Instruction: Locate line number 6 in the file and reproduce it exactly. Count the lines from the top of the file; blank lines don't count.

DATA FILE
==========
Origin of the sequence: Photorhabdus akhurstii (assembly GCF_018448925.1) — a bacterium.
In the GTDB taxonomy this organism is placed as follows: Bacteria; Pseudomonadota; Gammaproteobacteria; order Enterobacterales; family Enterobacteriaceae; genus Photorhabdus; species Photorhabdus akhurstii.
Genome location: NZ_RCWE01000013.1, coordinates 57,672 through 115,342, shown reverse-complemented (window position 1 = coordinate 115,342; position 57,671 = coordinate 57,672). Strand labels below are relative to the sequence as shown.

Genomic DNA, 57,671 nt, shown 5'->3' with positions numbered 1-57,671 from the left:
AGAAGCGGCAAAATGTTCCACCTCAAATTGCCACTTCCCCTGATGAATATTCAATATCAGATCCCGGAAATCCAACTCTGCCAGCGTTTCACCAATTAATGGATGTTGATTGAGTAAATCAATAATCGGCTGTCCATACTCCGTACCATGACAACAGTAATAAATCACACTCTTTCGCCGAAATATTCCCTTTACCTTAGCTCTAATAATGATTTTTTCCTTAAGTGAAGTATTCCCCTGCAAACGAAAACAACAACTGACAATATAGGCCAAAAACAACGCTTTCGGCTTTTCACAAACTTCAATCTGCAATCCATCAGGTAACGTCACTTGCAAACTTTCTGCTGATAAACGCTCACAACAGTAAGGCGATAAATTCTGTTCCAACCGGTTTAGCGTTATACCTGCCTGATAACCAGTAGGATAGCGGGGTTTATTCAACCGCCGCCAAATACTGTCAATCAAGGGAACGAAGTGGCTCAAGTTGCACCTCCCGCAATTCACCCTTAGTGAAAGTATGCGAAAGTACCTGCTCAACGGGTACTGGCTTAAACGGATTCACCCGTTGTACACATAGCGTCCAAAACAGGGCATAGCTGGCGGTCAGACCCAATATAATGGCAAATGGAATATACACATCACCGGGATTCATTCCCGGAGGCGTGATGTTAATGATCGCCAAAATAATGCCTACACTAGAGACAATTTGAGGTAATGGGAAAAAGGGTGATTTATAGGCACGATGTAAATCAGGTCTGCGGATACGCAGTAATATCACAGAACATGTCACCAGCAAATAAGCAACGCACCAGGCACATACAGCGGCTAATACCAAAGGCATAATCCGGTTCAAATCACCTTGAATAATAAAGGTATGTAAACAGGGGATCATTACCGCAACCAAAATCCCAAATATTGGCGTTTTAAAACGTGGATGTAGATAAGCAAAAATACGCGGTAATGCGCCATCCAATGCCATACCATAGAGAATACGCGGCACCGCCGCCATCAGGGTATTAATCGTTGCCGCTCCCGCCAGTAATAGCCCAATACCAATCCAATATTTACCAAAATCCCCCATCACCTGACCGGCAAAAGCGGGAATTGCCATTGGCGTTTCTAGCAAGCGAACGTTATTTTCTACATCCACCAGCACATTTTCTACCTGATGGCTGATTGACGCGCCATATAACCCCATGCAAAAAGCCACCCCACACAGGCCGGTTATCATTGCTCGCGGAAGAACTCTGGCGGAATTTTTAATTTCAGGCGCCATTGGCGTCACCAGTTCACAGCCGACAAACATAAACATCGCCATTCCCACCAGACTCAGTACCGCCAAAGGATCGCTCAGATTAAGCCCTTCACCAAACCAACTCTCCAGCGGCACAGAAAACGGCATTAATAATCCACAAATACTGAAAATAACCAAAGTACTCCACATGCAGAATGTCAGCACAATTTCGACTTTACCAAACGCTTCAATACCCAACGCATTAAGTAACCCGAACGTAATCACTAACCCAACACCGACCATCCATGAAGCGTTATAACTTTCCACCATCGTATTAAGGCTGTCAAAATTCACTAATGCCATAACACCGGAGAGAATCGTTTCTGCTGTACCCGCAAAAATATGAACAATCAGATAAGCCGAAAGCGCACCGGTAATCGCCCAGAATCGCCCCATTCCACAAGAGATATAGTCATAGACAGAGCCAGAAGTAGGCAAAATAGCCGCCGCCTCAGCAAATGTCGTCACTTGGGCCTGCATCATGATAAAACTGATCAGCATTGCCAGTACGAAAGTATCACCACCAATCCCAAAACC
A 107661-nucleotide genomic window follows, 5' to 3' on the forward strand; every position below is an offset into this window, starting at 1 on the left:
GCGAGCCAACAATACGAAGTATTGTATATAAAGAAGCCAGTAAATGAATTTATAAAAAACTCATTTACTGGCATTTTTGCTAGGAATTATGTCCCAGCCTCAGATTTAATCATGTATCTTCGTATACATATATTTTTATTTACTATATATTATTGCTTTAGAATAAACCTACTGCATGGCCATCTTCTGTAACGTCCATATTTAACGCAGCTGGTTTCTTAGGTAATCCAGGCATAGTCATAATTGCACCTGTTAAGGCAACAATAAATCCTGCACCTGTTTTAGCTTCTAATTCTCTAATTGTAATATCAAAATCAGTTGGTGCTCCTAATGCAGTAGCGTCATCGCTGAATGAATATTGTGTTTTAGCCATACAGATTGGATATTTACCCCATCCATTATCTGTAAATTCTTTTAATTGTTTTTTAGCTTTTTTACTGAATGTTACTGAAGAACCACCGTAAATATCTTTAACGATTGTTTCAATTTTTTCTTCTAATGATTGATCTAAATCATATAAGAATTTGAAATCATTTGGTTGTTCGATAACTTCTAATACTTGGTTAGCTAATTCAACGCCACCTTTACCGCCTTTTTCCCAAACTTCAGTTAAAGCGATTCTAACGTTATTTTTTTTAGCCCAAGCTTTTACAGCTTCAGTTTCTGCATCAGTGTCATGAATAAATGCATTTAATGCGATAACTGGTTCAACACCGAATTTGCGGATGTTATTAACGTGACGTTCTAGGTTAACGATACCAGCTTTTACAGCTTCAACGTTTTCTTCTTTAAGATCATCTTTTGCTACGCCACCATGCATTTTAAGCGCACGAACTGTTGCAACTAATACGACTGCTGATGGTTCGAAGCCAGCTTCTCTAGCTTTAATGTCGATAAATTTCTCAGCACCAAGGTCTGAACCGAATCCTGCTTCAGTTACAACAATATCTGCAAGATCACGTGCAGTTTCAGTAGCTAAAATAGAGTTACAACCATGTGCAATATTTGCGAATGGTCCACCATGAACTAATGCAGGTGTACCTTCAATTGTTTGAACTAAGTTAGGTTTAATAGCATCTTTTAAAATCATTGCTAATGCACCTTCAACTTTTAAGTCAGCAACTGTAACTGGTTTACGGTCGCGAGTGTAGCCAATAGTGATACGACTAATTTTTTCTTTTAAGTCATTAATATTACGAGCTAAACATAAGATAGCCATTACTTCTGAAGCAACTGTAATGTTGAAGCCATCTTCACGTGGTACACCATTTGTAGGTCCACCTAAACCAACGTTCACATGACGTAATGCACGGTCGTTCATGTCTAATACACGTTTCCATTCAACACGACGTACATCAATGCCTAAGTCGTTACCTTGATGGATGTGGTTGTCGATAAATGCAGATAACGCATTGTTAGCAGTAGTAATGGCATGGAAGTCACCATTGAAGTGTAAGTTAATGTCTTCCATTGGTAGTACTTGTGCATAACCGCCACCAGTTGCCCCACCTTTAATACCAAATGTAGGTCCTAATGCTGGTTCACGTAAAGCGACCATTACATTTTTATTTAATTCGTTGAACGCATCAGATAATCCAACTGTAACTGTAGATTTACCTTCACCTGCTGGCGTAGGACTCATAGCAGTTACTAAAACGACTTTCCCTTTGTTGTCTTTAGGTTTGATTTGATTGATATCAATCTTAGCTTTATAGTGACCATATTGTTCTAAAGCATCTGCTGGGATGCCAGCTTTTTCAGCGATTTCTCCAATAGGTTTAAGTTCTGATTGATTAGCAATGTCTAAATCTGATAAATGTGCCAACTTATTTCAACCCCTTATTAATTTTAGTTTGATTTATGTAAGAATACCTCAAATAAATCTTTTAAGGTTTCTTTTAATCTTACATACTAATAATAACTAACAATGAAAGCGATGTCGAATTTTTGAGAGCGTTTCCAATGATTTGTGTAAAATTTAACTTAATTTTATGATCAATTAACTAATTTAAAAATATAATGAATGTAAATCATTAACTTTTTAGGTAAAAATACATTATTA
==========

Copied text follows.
A 107661-nucleotide genomic window follows, 5' to 3' on the forward strand; every position below is an offset into this window, starting at 1 on the left: